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Two of the Memphis activists who were banned in May from entering Memphis-Shelby County Schools property lost a bid in court to have their bans lifted early.
But a federal judge said Friday that the merits of their broader case against the school district will depend on answers to several pending questions, including how the district decides whether to issue such bans and what its policies are on regulating public comment.
The bans on the two activists — LJ Abraham and Amber Sherman — are due to expire Friday. They are among five activists who were barred from entering school buildings and board offices after a tense board meeting in May involving the district’s search for a new superintendent.
The bans on the other three — Damon Curry Morris, Tikeila Rucker, and Rachael Spriggs — had already expired, and the judge ruled their request for an injunction moot.
The orders to ban the activists from district property, first issued through the district and the Memphis Police Department, threatened them with criminal trespassing charges if they violated the ban. In initial statements to the media following the May meeting, district officials said the bans were due to “disruptive” behavior and threats to public safety.
The district later provided their first explanations of the bans in letters to the activists that also included the expiration dates.
The five sued in federal court in June, alleging that MSCS was “conspiring” to prevent them from advocating for a transparent process to hiring the next superintendent. Their attorneys asked a judge for an injunction lifting the bans on the grounds that the district had violated their constitutional rights to access public meetings.
But U.S. District Judge Sheryl H. Lipman wrote in her ruling late Friday that the activists hadn’t provided the court evidence that they were banned “because of the viewpoints they expressed.” She dismissed an argument from the plaintiffs’ attorney that, without an injunction, the district would be likely to issue more bans against the activists as their lawsuit proceeds.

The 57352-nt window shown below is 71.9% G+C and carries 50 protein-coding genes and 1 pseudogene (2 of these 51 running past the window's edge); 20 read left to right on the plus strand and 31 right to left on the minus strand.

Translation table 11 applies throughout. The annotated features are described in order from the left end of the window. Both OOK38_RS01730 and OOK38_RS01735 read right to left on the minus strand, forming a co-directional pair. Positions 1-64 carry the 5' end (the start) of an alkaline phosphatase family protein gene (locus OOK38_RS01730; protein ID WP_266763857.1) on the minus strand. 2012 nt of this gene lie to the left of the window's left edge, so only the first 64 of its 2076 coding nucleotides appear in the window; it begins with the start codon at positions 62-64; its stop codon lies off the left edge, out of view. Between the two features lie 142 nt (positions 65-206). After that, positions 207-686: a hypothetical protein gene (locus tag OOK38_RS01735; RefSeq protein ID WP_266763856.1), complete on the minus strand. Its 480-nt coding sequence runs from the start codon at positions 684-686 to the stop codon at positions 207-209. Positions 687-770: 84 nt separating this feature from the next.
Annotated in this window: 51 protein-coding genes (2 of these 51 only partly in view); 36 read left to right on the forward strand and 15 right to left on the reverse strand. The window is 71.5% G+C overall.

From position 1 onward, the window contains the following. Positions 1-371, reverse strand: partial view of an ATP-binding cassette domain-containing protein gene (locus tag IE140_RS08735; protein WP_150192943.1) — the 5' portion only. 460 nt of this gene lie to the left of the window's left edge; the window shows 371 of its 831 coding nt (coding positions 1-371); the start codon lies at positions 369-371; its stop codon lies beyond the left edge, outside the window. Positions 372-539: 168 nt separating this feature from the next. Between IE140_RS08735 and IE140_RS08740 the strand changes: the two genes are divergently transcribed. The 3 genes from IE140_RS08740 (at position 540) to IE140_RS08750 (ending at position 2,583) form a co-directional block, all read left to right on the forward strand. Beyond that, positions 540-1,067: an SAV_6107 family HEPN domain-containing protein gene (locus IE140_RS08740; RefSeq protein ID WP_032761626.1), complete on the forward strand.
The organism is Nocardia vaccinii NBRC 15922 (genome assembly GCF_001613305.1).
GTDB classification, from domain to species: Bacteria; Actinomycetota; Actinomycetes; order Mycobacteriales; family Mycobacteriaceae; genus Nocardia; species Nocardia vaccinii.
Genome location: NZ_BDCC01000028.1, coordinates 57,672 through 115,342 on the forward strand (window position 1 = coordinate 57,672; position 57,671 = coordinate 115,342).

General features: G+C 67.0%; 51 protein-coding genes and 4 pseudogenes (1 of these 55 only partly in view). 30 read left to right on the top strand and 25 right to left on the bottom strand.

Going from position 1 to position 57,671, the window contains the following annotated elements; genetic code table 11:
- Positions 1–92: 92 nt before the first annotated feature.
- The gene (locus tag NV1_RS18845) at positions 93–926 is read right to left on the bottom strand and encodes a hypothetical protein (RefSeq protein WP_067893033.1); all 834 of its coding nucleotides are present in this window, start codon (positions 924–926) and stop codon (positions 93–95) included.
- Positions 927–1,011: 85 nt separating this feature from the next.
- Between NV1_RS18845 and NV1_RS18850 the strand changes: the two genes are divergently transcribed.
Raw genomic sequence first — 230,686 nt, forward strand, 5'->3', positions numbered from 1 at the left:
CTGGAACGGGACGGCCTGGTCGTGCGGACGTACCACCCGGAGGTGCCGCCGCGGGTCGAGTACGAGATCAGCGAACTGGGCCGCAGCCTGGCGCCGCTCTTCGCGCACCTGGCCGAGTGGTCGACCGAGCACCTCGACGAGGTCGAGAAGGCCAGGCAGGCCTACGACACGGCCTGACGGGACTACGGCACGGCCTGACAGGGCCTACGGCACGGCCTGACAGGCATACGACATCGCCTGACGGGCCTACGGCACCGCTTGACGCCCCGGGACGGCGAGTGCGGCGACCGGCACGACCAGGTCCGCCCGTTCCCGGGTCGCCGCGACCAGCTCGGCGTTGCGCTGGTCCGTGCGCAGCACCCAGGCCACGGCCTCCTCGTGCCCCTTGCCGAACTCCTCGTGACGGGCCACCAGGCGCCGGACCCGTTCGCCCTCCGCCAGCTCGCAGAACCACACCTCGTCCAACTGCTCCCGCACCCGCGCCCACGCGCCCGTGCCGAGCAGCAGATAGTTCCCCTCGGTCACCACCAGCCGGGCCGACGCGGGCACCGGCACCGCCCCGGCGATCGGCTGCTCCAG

Abraham and Sherman have acknowledged that they dropped small devices that made an alarm sound at the end of the May meeting.
The alarms figured prominently in testimony and arguments for the district during a hearing on the injunction July 13. MSCS’ top security official, Carolyn Jackson, a named defendant in the suit, testified that the activists posed safety threats.
Attorneys for the activists “presented no evidence rebutting Jackson’s testimony,” Lipman wrote.
But her ruling said she had several remaining questions about how district officials decided to issue the bans and communicate them, about what governs those decisions, and about policies governing public comment. Answers to those questions will help determine whether the bans are constitutional, Lipman wrote.
Lipman said at the July hearing that regardless of her ruling on the preliminary injunction, she expected the case over the bans to continue, acknowledging that it raises “important issues.”
Ben Gastel, the attorney for the activists, told Chalkbeat: “We look forward to proceeding with the next phase of this case and ensuring that our clients constitutional rights are protected and preserved.”
Attorneys for MSCS did not respond to requests for comment Monday.
The case is set for non-jury trial in October 2024.
Laura Testino covers Memphis-Shelby County Schools for Chalkbeat Tennessee. Reach Laura at LTestino@chalkbeat.org.